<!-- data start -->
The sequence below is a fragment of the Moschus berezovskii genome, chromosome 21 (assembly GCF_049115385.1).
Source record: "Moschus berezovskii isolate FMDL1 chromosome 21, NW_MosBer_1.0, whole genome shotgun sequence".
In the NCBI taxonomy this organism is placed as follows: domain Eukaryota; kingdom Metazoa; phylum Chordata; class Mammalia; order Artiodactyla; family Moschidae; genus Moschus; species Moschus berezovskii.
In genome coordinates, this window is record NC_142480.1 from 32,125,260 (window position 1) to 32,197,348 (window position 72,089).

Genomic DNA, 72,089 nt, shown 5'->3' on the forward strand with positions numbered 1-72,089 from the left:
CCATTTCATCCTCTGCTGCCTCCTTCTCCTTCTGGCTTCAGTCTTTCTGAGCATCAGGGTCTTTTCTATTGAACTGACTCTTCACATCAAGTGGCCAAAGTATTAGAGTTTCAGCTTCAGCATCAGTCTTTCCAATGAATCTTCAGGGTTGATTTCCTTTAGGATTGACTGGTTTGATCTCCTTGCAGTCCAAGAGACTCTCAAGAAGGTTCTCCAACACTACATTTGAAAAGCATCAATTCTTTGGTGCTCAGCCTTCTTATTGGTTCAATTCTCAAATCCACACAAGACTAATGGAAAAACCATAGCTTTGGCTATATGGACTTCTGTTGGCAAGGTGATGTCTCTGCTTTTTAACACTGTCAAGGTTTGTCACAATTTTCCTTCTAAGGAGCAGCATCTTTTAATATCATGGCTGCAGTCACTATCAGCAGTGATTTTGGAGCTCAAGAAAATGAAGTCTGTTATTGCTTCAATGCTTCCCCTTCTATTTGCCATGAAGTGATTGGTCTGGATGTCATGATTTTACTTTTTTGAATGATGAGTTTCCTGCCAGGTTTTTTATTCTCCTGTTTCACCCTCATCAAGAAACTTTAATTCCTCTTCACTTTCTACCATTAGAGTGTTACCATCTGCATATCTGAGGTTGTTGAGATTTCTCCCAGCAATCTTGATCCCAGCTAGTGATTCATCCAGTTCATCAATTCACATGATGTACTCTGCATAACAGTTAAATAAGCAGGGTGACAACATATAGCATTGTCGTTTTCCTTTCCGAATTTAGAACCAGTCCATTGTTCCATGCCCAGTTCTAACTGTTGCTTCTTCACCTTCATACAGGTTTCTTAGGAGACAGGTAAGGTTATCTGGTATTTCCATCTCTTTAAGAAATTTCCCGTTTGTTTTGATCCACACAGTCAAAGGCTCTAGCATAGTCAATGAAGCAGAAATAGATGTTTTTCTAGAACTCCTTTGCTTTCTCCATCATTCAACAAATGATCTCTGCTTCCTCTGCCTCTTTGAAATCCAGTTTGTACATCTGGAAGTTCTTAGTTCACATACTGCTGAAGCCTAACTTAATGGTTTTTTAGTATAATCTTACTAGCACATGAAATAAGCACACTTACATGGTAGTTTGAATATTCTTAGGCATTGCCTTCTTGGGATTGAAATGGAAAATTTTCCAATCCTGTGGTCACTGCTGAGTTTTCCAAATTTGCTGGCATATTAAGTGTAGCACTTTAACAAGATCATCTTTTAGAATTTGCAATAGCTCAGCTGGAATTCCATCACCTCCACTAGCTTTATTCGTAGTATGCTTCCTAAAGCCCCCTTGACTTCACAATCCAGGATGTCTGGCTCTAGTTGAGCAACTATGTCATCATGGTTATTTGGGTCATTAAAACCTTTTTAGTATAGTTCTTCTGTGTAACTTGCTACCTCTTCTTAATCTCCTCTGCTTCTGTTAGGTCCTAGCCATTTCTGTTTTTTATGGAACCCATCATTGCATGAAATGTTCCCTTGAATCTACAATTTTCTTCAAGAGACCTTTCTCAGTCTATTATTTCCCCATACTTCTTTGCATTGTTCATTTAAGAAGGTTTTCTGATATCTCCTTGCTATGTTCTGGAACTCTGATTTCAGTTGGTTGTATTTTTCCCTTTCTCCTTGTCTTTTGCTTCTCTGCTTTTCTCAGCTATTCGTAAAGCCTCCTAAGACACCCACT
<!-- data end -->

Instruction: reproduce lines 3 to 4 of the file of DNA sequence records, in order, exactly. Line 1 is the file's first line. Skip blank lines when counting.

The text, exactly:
In the NCBI taxonomy this organism is placed as follows: domain Eukaryota; kingdom Metazoa; phylum Chordata; class Mammalia; order Artiodactyla; family Moschidae; genus Moschus; species Moschus berezovskii.
In genome coordinates, this window is record NC_142480.1 from 32,125,260 (window position 1) to 32,197,348 (window position 72,089).